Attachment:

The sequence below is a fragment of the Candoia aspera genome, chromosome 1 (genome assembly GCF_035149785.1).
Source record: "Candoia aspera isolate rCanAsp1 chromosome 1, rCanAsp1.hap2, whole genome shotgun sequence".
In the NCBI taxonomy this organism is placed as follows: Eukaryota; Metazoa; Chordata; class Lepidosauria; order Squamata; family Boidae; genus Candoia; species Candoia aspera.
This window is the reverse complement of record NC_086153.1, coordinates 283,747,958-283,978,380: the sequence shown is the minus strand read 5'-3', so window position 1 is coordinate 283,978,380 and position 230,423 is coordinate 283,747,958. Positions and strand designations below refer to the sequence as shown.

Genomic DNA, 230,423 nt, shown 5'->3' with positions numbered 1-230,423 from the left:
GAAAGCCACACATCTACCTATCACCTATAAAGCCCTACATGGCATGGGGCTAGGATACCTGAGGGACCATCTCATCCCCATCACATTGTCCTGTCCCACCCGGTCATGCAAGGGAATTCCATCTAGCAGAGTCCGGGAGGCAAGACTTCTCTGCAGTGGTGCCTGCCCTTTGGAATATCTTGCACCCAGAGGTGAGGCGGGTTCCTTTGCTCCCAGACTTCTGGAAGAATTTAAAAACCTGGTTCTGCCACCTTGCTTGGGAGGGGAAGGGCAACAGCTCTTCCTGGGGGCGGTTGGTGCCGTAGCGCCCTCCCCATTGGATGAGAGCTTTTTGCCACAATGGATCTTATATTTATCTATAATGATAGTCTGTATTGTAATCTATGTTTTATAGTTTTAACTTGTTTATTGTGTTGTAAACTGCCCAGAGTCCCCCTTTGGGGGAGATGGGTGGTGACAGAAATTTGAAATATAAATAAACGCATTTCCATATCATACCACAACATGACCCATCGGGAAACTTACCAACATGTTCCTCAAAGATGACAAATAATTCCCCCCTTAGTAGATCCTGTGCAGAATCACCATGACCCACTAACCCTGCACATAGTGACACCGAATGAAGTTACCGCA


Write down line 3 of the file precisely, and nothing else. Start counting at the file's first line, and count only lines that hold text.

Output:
In the NCBI taxonomy this organism is placed as follows: Eukaryota; Metazoa; Chordata; class Lepidosauria; order Squamata; family Boidae; genus Candoia; species Candoia aspera.